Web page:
Nigeria, Africa’s biggest economy by GDP, also doubling as Africa’s biggest oil producer, has been producing oil before Uganda got her independence in 1962. The first shipment of oil out of Nigeria for export was in 1958.
It [Nigeria] produces over 1.8 million barrels of oil per day, and has four refineries with another on the way, and six crude types with the finest crude— bonny light. Bonny light trades at a higher price than the Brent crude on the energy markets on any given day.
Even with Nigeria’s impressive oil resume, it’s still taunted by poverty [nearly half its population lives on less than $2 a day], unemployment [33% as of December 2020, youth unemployment —53.4%], income inequality, and the like.
Fuel scarcity still persists in the country and the cost of fuel is high. It’s not unusual to spot long queues at fuel stations.
The government has put in place fuel subsidies to reduce the cost of fuel but they [subsidies] have instead had an adverse effect on oil revenues in the country.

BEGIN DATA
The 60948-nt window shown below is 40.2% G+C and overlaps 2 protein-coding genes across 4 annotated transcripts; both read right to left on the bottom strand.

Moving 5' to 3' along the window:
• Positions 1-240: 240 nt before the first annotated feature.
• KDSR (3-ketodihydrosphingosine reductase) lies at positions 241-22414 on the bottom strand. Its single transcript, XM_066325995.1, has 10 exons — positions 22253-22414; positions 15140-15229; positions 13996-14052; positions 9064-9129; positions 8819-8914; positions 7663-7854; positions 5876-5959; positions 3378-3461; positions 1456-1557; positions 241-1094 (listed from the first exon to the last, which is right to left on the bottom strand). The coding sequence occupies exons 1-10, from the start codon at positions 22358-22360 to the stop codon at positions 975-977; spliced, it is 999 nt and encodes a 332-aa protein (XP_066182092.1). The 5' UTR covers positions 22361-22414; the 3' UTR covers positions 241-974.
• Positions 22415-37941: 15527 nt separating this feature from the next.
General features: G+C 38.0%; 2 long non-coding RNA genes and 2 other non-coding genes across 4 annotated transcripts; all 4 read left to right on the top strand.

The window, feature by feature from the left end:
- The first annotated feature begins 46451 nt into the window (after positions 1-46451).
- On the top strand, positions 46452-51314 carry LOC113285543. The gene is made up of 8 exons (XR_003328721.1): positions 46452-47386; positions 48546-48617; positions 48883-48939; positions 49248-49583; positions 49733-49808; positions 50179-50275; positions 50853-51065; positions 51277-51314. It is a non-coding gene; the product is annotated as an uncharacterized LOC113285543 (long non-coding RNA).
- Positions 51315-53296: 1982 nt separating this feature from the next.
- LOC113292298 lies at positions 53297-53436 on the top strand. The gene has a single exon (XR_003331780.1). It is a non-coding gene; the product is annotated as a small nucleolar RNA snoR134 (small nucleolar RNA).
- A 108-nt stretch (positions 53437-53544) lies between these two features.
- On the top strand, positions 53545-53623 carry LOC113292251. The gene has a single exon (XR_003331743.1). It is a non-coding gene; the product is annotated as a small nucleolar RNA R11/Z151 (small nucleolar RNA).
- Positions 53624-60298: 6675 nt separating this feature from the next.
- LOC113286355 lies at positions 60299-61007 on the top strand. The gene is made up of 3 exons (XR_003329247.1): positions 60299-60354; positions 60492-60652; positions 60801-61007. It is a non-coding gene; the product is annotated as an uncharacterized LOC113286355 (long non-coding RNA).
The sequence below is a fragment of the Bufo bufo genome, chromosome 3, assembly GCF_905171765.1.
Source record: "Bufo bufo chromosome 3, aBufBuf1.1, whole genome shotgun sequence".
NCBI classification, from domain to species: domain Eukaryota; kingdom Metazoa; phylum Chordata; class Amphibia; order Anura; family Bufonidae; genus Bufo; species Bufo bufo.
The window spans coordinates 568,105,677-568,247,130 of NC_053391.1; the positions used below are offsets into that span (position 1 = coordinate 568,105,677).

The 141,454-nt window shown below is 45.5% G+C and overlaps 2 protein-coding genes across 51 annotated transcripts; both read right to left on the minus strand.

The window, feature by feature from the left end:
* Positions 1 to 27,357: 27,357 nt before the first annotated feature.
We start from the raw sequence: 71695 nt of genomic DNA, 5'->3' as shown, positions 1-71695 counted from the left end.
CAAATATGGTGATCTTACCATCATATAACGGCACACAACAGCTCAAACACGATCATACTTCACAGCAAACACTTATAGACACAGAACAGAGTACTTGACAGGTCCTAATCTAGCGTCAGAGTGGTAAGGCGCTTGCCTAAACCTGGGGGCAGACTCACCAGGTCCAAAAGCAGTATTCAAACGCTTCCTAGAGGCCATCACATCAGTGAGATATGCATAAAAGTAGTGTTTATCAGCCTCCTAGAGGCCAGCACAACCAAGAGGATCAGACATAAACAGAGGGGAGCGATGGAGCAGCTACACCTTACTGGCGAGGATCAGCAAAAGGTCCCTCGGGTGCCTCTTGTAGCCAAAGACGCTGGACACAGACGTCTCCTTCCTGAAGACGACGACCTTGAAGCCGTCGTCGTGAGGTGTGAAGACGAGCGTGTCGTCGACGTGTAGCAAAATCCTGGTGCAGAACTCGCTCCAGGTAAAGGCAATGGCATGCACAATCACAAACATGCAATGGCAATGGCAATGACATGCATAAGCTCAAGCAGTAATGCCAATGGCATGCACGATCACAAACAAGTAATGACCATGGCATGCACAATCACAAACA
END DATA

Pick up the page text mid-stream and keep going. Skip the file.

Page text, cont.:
So, Nigeria is skewed towards taking the advice of the World Bank and IMF by strongly considering the removal of oil subsidies because they cost billions of dollars [~31.5 billion between 2006–2020]. Money that could have been spent on an underfunded health sector. Economists anticipate the removal of these subsidies this year.
Adulterated as Nigeria’s leadership is, it has shown signs of accountability. For instance: The former Central Bank Governor Nigeria — Lamido Sanusi blew the whistle on a $20 billion oil scandal and it ultimately led to his suspension.
Likewise, former President Goodluck Jonathan and his oil Minister Alison Madueke have been indicted for bribery and corruption.
Uganda isn’t big on accountability/answerability and that means our situation is going to be worse than Nigeria’s.
The moral of the story is, whoever said oil production is a victory, needs to specify — pyrrhic victory.